Steven Wrenn named head of Department of Chemical Engineering
Wrenn comes to Virginia Tech from Drexel University, where he has been a faculty member in the Department of Chemical and Biological Engineering since 1999, serving as the associate department head from 2005 to 2017 and the assistant dean of graduate affairs from 2011 to 2013. Wrenn is currently a professor of chemical engineering in the department and the chief scientific officer of Baltimore-based start-up company Sonnest Inc.
Wrenn is also a Hokie alumnus, having earned his bachelor’s degree from Virginia Tech in chemical engineering in 1991.
“Steve brings a wealth of valuable experience from both academia and industry that will help us chart a strategic path for the future of chemical engineering at the university and beyond,” said Julia M. Ross, the Paul and Dorothea Torgersen Dean of Engineering. “During his time at Drexel, he has distinguished himself not only as a strong collaborator and researcher in the fields of ultrasound-triggered drug delivery and biological colloids, but also as a standout educator. His energy and enthusiasm are unmatched, and we’re excited to welcome Steve back home to Virginia Tech Engineering.”
David Cox, professor and current head of the Department of Chemical Engineering, has led the department since 2013 and will retire from the university on Aug. 10. Professor of chemical engineering William Ducker will serve as the department’s interim head until Wrenn arrives in November.
“Dave has been a dedicated leader who has positioned the department well for future growth and success,” said Ross. “We’re grateful for his many years of service to the university and the college.”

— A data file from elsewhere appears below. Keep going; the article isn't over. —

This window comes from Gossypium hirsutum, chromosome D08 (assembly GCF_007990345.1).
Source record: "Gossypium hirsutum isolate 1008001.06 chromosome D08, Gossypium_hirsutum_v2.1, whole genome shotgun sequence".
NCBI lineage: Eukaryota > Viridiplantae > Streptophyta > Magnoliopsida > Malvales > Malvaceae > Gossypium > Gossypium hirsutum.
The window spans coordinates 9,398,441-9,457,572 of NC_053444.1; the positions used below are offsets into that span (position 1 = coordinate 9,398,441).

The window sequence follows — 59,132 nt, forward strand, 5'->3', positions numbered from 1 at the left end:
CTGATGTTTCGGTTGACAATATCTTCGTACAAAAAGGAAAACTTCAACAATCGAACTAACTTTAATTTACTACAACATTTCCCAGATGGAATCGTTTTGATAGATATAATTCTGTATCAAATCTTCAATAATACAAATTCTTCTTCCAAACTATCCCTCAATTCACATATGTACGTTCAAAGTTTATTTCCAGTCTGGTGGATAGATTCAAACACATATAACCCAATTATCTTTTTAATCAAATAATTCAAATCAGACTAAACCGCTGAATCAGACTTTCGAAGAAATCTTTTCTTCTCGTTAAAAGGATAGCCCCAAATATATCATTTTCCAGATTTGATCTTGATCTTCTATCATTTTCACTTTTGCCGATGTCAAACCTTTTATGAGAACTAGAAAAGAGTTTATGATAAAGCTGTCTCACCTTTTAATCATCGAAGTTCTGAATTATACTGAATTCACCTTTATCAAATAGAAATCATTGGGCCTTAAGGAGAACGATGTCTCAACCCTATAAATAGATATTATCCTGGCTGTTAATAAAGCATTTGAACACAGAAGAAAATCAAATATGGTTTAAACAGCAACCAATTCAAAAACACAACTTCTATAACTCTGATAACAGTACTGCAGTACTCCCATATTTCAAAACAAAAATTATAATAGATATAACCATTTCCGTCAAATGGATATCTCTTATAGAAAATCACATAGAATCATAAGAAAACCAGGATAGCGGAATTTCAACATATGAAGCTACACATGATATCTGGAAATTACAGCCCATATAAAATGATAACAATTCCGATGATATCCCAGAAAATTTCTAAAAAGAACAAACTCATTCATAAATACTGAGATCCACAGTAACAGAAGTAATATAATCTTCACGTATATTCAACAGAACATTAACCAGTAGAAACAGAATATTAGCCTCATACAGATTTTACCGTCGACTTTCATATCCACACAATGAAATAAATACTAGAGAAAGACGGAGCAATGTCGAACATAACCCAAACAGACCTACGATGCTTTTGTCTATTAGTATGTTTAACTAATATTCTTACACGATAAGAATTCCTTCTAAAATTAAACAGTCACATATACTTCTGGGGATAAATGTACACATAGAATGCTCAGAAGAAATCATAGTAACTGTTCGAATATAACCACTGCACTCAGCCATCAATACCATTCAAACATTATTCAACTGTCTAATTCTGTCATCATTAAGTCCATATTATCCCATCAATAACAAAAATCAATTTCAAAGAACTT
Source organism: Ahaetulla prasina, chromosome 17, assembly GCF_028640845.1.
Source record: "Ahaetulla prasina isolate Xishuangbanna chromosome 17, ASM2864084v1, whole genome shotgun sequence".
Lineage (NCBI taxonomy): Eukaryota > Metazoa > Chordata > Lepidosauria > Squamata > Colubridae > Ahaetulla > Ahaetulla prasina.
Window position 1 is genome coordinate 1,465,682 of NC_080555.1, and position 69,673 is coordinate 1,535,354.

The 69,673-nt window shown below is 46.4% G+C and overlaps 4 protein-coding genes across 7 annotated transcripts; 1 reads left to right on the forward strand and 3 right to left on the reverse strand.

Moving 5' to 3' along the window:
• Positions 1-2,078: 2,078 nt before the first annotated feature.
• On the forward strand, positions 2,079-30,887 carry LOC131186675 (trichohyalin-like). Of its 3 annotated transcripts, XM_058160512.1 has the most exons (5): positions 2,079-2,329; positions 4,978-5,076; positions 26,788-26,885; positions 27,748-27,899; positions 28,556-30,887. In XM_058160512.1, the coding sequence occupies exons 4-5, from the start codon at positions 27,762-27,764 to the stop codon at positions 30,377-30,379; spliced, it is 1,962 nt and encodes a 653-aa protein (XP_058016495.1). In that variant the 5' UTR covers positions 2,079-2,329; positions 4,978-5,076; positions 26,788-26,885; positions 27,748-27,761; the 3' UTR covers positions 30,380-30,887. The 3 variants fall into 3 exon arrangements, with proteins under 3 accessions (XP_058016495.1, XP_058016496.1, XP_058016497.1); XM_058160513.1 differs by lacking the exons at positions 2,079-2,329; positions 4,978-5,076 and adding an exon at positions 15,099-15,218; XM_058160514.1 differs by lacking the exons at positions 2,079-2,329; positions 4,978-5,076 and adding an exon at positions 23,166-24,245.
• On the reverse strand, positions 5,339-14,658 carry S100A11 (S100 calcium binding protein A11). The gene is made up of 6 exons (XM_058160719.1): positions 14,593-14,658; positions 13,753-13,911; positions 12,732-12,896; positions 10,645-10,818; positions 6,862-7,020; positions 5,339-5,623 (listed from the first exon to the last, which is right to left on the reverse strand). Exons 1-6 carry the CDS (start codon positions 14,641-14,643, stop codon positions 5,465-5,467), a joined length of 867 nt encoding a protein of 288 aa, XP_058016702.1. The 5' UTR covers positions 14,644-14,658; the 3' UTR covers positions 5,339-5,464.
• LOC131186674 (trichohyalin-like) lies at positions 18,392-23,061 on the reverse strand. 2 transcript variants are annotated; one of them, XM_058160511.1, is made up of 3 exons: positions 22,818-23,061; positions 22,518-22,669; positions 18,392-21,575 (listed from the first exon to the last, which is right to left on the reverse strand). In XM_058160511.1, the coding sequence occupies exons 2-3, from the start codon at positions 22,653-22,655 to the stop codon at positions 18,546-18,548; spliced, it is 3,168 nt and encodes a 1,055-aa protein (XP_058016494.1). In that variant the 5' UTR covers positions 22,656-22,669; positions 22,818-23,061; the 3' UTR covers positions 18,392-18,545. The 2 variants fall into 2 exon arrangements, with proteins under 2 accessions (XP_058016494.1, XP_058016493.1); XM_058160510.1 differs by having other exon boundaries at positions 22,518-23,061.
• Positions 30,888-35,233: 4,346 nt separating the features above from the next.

Throughout Wrenn’s tenure at Drexel University, he has focused his research efforts on medical applications involving the interaction of ultrasound and biological colloids, often collaborating with clinicians and engineers in other disciplines to advance these concepts for both therapy and diagnostics. Applications for his research include controlled release of drugs and enhanced contrast imaging, with a focus on coronary artery disease.
As an inventor and developer, Wrenn holds three U.S. patents and has a fourth pending. Together with his colleagues, he created an ultrasound contrast agent that is the first electrically sensitive imaging agent for assessing and monitoring the perfusion, structure, and function of the heart. This technology has recently been licensed by Sonnest Inc., a start-up company for which Wrenn serves as the chief scientific officer. Wrenn’s additional industry experience includes three years with Zeneca Inc. and one year with GE Plastics, the latter as part of a co-op program while he was a student at Virginia Tech.
“I’m thrilled to be rejoining the College of Engineering in this leadership role,” said Wrenn. “As an alumnus, I know firsthand that Virginia Tech is a very special place that exemplifies the spirit of Ut Prosim both inside and outside the classroom. The Department of Chemical Engineering is in a strong position to complement pure fundamental research, which is the mainstay of our discipline, with an entrepreneurial approach to cross-disciplinary collaboration and use-inspired innovation.”
As a dedicated educator who has taught at both the undergraduate and graduate levels throughout his tenure at Drexel, Wrenn employs a student-centric approach in the classroom through active engagement and technology. “I love to teach, and it’s one of the main reasons I became a professor,” said Wrenn. “I feel a deep obligation to serve students well in the classroom. I also know from my own experience that hands-on opportunities like industry co-ops can really help students understand where theory meets practice.”
Wrenn’s research has been funded by the National Science Foundation (NSF), the National Institutes of Health, the United States Department of Agriculture, the Whitaker Foundation, and the Coulter-Drexel Translational Research Partnership, among others. His honors include an Alexander von Humboldt Research Fellowship, an NSF CAREER Award, and two Pfizer Inc. Atorvastatin Research Awards.
In addition to his bachelor’s degree in chemical engineering from Virginia Tech, Wrenn received his master’s degree and Ph.D. in chemical engineering from the University of Delaware in 1997 and 2000, respectively.